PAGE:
The bill they're pushing for, which mirrors the Senate-passed overhaul, has 200 cosponsors and 3 Republicans. They'll call it the #DemandAVote Petition. Like all other Democratic-led discharge petitions in recent years, the effort is unlikely to succeed because GOP members don't want to buck their leadership even if they support the underlying bill.
Democrats have been floating the idea for weeks, but they've held off on formally offering the petition for immigration, in order to give GOP leaders the time and space to craft a way forward. But Republicans have increasingly signaled they won't act, so the discharge petition is an attempt to elevate the pressure and keep the heat on them.
"We'll never get to 218 on the discharge petition," Pelosi admitted on Sirius XM radio early in March. "Because the Republicans generally won't sign."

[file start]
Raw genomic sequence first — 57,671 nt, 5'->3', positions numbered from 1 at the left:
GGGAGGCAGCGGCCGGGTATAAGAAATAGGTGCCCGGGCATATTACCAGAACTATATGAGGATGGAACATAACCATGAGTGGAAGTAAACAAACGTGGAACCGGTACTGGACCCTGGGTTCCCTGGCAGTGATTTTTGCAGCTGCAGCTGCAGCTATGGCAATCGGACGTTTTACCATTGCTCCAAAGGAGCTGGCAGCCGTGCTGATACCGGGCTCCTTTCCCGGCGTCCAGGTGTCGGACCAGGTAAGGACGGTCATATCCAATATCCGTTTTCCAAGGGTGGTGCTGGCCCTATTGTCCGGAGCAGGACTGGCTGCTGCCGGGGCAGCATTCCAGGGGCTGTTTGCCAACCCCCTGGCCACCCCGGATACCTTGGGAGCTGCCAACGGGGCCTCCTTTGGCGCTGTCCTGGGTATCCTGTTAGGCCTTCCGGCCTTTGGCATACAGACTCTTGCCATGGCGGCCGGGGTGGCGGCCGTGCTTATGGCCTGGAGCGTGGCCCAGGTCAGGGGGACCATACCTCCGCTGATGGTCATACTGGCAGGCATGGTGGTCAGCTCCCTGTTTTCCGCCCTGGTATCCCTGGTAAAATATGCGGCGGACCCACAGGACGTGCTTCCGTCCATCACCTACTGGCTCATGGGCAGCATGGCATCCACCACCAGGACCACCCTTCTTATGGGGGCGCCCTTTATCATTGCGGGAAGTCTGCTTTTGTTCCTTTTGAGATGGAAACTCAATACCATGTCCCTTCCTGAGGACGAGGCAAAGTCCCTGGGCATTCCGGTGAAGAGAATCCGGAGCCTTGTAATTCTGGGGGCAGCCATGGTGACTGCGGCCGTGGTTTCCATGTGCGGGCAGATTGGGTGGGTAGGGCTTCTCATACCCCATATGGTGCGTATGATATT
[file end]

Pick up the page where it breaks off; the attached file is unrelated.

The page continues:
Michael Steel, a spokesman for Boehner, cheekily responded on Monday, "I can’t say it any better than the distinguished gentlelady from the Great State of California."
Asked about Pelosi's remark, a House Democratic aide said, "She's acknowledging that it's unlikely enough Republicans will disobey their leadership, but it's obviously a way to increase the pressure ten fold on House Republicans and in turn pressure their leadership to move on this bill or another bill."
It is an uphill battle. During the shutdown last fall, not a single House Republican signed the Democrats' discharge petition to re-open the government, even though a number of them were openly pushing for the same bill. The last time a discharge petition succeeded was in 2002, under Speaker Dennis Hastert (R-IL), forcing a vote on the McCain-Feingold campaign finance legislation.
This article has been updated to include a late comment from Boehner's office.